(Reuters) - Investors turned bearish on most Asian currencies in the past two weeks as surging U.S. bond yields pushed the dollar higher, a Reuters poll showed, with short positions in the Indian Rupee at the highest level in 9 months.
The yield on the 10-year U.S. Treasury paper breached the 3 percent level earlier this week and is currently hovering around 7-year highs on signs the U.S. economy is on stronger footing in the second quarter.
That kept the greenback supported, with the U.S. dollar index up 0.7 percent so far this week, pressuring Asian currencies and other emerging market assets.
Bearish bets on the Indian rupee climbed to their highest level since August last year, the poll of 10 respondents showed, with sentiment further soured by rising oil prices, which will add to the country’s already widening trade deficit.
The rupee strengthened 0.2 percent against the dollar on Thursday, but has shed nearly 6 percent so far this year, owing to India’s perennial current account and fiscal deficit problems.
Investors also upped their short positions on the Indonesian rupiah, the poll showed, with bearish bets at their highest since October 2015.
The rupiah has weakened about 3.6 percent so far this year and the outlook remains bleak.
This week, Indonesia posted its biggest trade deficit in four years as imports surged in April, surprising analysts who had expected a surplus.
Indonesian stocks and bonds have been among the worst hit in Asia by worries of capital flight as U.S. yields creep up.
Analysts believe that confluence of factors will pressure the central bank to raise interest rates later on Thursday in a bid to stabilise its financial markets, despite mild inflation and slower-than-expected growth in Southeast Asia’s biggest economy in the first quarter.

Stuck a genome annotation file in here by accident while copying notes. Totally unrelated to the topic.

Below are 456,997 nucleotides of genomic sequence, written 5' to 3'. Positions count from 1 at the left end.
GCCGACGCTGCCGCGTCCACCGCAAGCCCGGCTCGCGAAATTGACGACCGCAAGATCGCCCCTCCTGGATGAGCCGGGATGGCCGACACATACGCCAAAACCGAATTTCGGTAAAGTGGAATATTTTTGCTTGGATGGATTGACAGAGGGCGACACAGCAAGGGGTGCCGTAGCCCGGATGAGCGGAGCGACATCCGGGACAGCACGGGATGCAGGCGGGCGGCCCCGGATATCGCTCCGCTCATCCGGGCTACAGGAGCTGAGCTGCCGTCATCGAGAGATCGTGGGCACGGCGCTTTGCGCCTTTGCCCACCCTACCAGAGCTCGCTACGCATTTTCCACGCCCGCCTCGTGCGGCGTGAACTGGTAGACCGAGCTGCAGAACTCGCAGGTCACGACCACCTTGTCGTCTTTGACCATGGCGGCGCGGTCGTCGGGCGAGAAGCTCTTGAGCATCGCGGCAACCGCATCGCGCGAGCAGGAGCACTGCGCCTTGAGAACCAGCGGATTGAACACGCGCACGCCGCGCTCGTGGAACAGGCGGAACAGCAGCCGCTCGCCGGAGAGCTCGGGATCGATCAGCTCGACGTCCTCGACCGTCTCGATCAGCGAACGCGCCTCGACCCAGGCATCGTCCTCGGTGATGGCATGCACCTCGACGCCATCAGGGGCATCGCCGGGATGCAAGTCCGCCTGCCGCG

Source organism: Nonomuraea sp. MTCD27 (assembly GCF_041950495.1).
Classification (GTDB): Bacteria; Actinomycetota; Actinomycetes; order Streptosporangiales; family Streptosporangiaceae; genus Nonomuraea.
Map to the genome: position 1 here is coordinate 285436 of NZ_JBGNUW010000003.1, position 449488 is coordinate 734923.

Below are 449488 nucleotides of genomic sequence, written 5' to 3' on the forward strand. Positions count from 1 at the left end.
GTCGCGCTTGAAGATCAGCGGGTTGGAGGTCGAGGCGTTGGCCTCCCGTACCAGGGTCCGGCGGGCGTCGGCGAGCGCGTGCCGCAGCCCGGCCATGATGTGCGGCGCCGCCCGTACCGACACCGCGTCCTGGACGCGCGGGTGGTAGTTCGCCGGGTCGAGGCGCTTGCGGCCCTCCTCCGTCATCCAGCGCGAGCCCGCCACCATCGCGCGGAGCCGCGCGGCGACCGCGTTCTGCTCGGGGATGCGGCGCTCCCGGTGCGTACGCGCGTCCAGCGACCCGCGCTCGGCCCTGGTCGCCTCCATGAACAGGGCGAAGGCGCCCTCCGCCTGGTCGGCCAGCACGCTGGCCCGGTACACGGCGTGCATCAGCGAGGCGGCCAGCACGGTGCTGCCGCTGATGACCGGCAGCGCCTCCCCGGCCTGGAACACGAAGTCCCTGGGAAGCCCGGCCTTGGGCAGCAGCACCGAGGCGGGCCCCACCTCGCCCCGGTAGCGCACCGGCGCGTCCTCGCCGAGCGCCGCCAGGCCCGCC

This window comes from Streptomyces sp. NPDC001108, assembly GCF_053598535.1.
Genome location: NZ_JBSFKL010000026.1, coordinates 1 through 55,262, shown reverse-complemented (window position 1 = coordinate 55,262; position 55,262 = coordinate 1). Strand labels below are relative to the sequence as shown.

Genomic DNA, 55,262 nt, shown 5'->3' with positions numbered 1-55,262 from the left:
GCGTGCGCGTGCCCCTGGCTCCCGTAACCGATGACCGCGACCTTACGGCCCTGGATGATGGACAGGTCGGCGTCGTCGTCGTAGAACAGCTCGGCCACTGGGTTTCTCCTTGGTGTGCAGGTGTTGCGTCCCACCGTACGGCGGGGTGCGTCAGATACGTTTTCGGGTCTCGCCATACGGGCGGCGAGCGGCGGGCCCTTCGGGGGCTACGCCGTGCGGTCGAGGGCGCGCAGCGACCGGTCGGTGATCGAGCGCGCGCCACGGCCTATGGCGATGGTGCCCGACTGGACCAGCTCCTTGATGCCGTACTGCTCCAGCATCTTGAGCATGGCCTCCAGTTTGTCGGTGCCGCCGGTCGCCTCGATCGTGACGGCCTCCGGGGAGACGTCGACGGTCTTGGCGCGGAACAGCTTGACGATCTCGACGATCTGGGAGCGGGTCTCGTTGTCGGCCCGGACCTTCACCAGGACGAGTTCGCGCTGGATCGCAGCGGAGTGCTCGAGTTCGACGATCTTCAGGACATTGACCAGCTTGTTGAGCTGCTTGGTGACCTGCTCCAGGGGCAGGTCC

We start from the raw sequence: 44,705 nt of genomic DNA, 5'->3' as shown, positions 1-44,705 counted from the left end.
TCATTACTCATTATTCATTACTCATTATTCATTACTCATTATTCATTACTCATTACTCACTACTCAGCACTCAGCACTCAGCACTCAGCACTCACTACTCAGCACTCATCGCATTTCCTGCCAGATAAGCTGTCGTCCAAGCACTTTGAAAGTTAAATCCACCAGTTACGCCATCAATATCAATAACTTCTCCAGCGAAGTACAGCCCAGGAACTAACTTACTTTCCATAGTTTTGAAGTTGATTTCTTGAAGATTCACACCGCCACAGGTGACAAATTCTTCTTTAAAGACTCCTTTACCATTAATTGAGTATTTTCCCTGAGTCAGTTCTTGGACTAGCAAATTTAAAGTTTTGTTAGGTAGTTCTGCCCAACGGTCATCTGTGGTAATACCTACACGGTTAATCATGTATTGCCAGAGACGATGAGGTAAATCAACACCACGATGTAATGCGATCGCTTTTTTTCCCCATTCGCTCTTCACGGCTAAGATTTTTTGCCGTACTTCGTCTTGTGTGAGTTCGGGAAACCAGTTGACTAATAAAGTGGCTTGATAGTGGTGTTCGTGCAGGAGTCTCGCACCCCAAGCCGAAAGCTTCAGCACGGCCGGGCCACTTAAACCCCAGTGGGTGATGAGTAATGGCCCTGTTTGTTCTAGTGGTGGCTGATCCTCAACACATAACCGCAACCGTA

Meanwhile, bullish bets on the Malaysian ringgit have reversed after the opposition’s shock election win last week.
Some analysts have raised concerns that Prime Minister Mahathir Mohamad’s populist promises could weigh on the government’s fiscal position.
“Overall, the populist measures of the new government would steer the growth driver from investment towards consumption,” DBS said in a note.
DBS believes the ringgit will depreciate to 4 to the dollar next month. It currently trades at 3.968.
“Amidst slower exports this year, the economy will not repeat last year’s stellar 5.9 percent growth and slow to 5 percent this year,” DBS added.
Bearish bets on the Philippine peso and Taiwan dollar also intensified while positions in the Singapore dollar turned from nearly neutral to bearish.
“I think once we see markets getting used to 10-year bond yields above 3 percent and once the U.S. dollar really starts to run out of momentum, we should see some recovery in Asian currencies in the second half of the year,” said Khoon Goh, Head of Asia Research for ANZ.
The Asian currency positioning poll is focused on what analysts and fund managers believe are the current market positions in nine Asian emerging market currencies: the Chinese yuan, South Korean won, Singapore dollar, Indonesian rupiah, Taiwan dollar, Indian rupee, Philippine peso, Malaysian ringgit and the Thai baht.
The poll uses estimates of net long or short positions on a scale of minus 3 to plus 3. A score of plus 3 indicates the market is significantly long U.S. dollars.
The figures include positions held through non-deliverable forwards (NDFs).
Reporting by Rushil Dutta; Additional reporting by Susan Mathew and Nikhil Kurian in Bengaluru; Editing by Kim Coghill